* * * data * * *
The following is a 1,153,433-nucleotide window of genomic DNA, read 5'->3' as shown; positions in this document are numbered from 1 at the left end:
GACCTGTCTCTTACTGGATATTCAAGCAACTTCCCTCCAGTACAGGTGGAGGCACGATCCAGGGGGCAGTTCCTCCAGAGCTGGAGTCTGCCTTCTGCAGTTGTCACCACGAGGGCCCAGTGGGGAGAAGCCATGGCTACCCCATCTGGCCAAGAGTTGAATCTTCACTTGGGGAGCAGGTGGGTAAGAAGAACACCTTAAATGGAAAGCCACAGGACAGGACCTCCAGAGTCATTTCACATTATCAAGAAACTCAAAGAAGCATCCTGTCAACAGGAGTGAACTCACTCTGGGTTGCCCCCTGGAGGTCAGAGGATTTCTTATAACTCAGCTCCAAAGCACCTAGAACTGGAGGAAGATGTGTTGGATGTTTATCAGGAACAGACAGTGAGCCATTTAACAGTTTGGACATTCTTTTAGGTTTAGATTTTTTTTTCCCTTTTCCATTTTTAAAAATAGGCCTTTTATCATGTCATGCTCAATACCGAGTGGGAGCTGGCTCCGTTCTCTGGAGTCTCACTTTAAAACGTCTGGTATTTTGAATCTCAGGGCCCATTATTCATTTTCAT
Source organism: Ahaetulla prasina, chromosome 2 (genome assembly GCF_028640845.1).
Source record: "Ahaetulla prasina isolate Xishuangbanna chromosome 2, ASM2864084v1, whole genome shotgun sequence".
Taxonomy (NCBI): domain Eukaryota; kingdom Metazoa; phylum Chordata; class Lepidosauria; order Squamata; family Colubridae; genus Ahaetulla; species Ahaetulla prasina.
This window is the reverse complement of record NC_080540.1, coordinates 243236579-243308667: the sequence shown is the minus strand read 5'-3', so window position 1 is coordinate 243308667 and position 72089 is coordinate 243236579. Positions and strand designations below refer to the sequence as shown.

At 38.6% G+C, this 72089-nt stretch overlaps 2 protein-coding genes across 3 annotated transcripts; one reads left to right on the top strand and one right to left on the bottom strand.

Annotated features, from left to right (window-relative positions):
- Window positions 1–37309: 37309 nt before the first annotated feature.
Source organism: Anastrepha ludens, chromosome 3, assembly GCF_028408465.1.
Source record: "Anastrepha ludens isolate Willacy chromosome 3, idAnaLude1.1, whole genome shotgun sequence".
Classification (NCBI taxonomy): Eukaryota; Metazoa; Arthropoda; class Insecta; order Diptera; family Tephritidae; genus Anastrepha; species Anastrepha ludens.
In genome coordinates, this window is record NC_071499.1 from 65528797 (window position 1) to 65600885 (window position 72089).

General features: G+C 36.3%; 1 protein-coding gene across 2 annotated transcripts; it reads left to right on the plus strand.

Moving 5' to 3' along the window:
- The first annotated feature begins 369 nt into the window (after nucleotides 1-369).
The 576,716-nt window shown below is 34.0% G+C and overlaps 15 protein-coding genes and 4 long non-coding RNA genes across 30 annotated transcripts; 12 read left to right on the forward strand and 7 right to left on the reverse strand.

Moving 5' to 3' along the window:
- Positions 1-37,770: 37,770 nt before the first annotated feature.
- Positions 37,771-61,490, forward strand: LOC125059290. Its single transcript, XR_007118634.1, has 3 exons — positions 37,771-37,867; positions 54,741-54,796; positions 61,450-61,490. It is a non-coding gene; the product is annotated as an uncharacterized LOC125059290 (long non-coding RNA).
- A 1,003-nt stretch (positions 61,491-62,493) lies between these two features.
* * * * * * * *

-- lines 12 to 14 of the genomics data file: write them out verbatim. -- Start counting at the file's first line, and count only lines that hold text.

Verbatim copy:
Classification (NCBI taxonomy): Eukaryota; Metazoa; Arthropoda; class Insecta; order Diptera; family Tephritidae; genus Anastrepha; species Anastrepha ludens.
In genome coordinates, this window is record NC_071499.1 from 65528797 (window position 1) to 65600885 (window position 72089).

General features: G+C 36.3%; 1 protein-coding gene across 2 annotated transcripts; it reads left to right on the plus strand.